Theme Layout

Boxed or Wide or Framed


Theme Translation

Display Featured Slider


Featured Slider Styles

Display Grid Slider

Grid Slider Styles

Display Author Bio

Display Instagram Footer

Dark or Light Style

Search This Blog

Blog Archive


Popular Posts


Cash in your chips, take a sharp left, and hit the beach

Gotta love an article that turns up in today's Globe and Mail. It's all about turning failure into success, and in it we find Our Hero talking about 50 Canadians Who Changed the World.
“In researching my new book, I came across all kinds of creative ways to respond to failure. The revelations included:
1. The sooner you cut your losses, the better: In 1967, in the middle of a poker game in Detroit, Joni Mitchell realized that her marriage had become a farce. She jumped up from the poker table, collected a few things from home, and set out that night for New York City ... and international celebrity.
2. Instead of beating your head against a wall, look for another door: In the 1980s, activist Maude Barlow lost a hard-fought battle to represent the Liberal Party in Ottawa Centre. After licking her wounds, she took a radical turn, deciding to do her fighting from outside the political system – and so became a world leader in the struggle to confront the looming global water crisis.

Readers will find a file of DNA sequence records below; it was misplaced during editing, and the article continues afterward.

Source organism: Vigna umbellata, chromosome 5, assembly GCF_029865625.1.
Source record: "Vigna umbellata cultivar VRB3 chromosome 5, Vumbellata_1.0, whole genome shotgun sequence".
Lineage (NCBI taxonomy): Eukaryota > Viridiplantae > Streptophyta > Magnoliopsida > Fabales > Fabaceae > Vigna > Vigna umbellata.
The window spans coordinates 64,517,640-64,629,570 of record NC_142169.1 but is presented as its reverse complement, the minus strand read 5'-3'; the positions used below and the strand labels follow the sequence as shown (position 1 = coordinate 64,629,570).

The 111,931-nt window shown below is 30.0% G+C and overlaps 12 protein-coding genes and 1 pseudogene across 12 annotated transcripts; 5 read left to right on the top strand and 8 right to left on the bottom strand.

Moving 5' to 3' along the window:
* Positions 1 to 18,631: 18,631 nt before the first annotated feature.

3. When all else fails, go lie on a beach: In 1983, Guy Laliberté was a busker, living hand-to-mouth while performing in a money-losing street festival. He took a beach holiday in Hawaii, and while watching the sun go down, conceived of mounting a circus of the sun. He got a government grant to act on his vision. His Cirque du Soleil not only recreated the idea of the circus, but turned Mr. Laliberté into Canada's youngest billionaire.”
Ken McGoogan
Share This Post :

You Might Also Like

No comments:

Before turning mainly to books about arctic exploration and Canadian history, Ken McGoogan worked for two decades as a journalist at major dailies in Toronto, Calgary, and Montreal. He teaches creative nonfiction writing through the University of Toronto and in the MFA program at King’s College in Halifax. Ken served as chair of the Public Lending Right Commission, has written recently for Canada’s History, Canadian Geographic, and Maclean’s, and sails with Adventure Canada as a resource historian. Based in Toronto, he has given talks and presentations across Canada, from Dawson City to Dartmouth, and in places as different as Edinburgh, Melbourne, and Hobart.